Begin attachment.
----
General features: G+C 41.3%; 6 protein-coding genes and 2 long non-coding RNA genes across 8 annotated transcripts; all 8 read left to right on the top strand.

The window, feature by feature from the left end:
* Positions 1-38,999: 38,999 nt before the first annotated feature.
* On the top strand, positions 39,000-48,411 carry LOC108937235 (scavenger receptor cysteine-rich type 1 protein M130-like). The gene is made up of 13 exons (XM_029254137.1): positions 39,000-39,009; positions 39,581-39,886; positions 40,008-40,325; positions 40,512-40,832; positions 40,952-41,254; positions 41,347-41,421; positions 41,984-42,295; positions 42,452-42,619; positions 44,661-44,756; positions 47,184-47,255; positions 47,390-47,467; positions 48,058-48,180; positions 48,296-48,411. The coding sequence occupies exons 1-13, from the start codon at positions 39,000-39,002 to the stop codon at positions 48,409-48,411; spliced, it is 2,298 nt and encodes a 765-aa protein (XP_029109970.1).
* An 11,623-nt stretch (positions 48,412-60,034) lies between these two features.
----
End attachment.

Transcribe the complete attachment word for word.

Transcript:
General features: G+C 41.3%; 6 protein-coding genes and 2 long non-coding RNA genes across 8 annotated transcripts; all 8 read left to right on the top strand.

The window, feature by feature from the left end:
* Positions 1-38,999: 38,999 nt before the first annotated feature.
* On the top strand, positions 39,000-48,411 carry LOC108937235 (scavenger receptor cysteine-rich type 1 protein M130-like). The gene is made up of 13 exons (XM_029254137.1): positions 39,000-39,009; positions 39,581-39,886; positions 40,008-40,325; positions 40,512-40,832; positions 40,952-41,254; positions 41,347-41,421; positions 41,984-42,295; positions 42,452-42,619; positions 44,661-44,756; positions 47,184-47,255; positions 47,390-47,467; positions 48,058-48,180; positions 48,296-48,411. The coding sequence occupies exons 1-13, from the start codon at positions 39,000-39,002 to the stop codon at positions 48,409-48,411; spliced, it is 2,298 nt and encodes a 765-aa protein (XP_029109970.1).
* An 11,623-nt stretch (positions 48,412-60,034) lies between these two features.